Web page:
With extended essays for 2nd year students having left the premises, minds are turning, or have turned, to the next batch! So, this may be a good time to take stock of the process and the pitfalls, especially given the fact that the theory of knowledge/extended essay matrix will change from May 2015, and that the extended essay is in review for teaching in 2016, with first assessment in 2018.

Since the May 2010 session, 28 points overall are required to be eligible for the diploma if a student attains an ‘E’ grade in either the extended essay or theory of knowledge. However, the EE-TOK matrix suffered from an anomaly, in that students could be awarded an additional one point for an A + E combination, despite the fact that an E was  a failing condition for the diploma, if the student achieved between 24 to 27 marks.

The following new matrix will be adopted from the May 2015 session:
EE_TOK matrix
Changes from the previous matrix:
  • B + C combination now results in 2 additional points (previously 1 point)
  • A + E combination now results in zero points and a failing condition (previously 1 point)

The following represents decisions that have been made with regard to the extended essay across all subjects for first teaching in 2016:

  • All research questions must be posed as a research question.
  • Reference to external sources or supplementary information is not permitted and examiners will not access them.
  • The abstract will no longer be a requirement.
  • The use of footnotes, endnotes and appendices is clarified to prevent abuse of the word limit. Students are advised to avoid using footnotes or endnotes other than for referencing purposes.
  • Examiners are instructed to stop reading and assessing work once the 4000-word limit has been reached.
  • Role of external mentors is clarified. Students may undertake their research under the guidance of an external mentor, but only a supervisor within the school is permitted to complete the reflection process for the extended essay with the student and provide both signature and comments on the ‘Reflections on planning and progress form’ (RPPF).
  • Formatting of the extended essay is clarified. Strong recommendations will be made in relation to fonts used, font size and line spacing.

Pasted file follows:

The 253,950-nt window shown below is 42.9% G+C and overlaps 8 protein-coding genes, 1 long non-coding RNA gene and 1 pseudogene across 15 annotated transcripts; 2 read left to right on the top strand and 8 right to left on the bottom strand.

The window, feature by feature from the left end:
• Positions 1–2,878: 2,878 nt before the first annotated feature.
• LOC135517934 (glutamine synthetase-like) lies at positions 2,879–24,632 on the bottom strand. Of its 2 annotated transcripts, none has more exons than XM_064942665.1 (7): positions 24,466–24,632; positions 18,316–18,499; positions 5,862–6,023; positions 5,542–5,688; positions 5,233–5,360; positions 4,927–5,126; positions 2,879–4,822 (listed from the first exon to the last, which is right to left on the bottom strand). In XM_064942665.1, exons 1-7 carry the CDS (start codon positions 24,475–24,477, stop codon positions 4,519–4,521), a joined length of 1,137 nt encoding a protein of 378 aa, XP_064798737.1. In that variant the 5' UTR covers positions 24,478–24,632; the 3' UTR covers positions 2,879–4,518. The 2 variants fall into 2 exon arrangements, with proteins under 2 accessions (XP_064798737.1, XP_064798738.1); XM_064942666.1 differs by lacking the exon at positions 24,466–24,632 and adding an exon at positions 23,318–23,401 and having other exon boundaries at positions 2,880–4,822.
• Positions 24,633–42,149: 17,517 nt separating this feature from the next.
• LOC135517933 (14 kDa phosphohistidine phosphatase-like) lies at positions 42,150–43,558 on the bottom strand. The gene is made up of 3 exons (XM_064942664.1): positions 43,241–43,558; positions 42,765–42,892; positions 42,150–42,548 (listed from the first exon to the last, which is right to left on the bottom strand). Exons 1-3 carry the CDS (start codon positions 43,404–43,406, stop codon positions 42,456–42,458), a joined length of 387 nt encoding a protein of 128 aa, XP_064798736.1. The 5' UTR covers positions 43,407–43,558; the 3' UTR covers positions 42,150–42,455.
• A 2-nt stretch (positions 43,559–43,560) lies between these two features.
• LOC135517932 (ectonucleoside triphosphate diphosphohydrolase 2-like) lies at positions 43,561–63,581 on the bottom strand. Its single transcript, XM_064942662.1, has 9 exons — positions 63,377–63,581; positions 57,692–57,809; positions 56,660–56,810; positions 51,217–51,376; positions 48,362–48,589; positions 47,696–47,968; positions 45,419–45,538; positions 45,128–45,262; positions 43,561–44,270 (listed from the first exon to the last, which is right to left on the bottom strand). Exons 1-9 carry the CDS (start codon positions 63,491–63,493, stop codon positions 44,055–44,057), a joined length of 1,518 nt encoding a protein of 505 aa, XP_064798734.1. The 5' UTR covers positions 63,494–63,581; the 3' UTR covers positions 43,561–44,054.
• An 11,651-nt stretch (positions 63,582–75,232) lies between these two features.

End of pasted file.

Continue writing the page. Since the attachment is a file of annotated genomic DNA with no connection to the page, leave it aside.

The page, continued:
• The number of assessment criteria has been reduced. A review of the current assessment criteria indicated that essays were marked in a very fragmented way and that the overall impression of the level of the essay was not necessarily reflected in the mark awarded. The decision was made to reduce the criteria to five: four to be applied to the essay itself and one to the ‘Reflections on planning and progress form’.
  • The “best-fit” approach has been adopted for the assessment of extended essays. The mark awarded should be one that most fairly reflects the balance of achievement against the markband. It is not necessary for every indicator of a level descriptor to be met for that mark to be awarded.
  • Reflection has been included in the assessment of the extended essay. This will be completed by students after each of their mandatory reflection sessions. Supervisors must sign after each reflection is completed and at the end of the process once the viva voce has taken place and write their summative comment. The form is submitted along with the essay for external assessment.
  • Three mandatory reflection sessions must take place.
  • The Researcher’s Reflection Space (RRS) has been created. Many students already keep research journals in the planning, researching and writing phases of their extended essay. The RRS is a personal learning environment that can be either a physical or virtual support tool. Students record reflections on what they are reading, writing and thinking to prepare for their reflection sessions with their supervisors.
  • Administrative responsibilities are explained. Schools must provide organisational structures that allow for three mandatory supervision (reflection) sessions.

There will be changes to both the existing assessment criteria and to the interpretation of the assessment criteria for every diploma subject. It will be essential then, as it is now, that the subject interpretation is read and understood. However, I have to report that the number of students apparently unaware of the subject interpretation of essays in Business Management is growing, rather than falling; and even more worrying, that this is also the case in some very established centres, which have produced high achieving students for many years. Some now appear to have lost touch with the requirements for Business Management and are allowing second higher level internal assessments to be written and submitted as extended essays.

Extended essay preparation and assessment are high in the coverage wish list of participants in workshops and often lead to the most concern among new teachers to the IB. Certainly, the process is relatively drawn out and the assessment is complex, but due diligence should prevent students losing unnecessary marks. Given the significant changes underway, this may also be the time to review the existing assessment criteria and the subject interpretation to inform changes in 2016. In particular, to stop students producing a second higher level internal assessment for their extended essay. In summary, there is no reason for students to:

  • address fundamentally practical, rather than academic topics
  • collect primary data of any description, unless the information is unavailable from secondary sources and the information adds significantly to available secondary sources
  • conduct questionnaires and present the results in the main body of the essay
  • produce recommendations for future action

Image Source: Ecole Lemania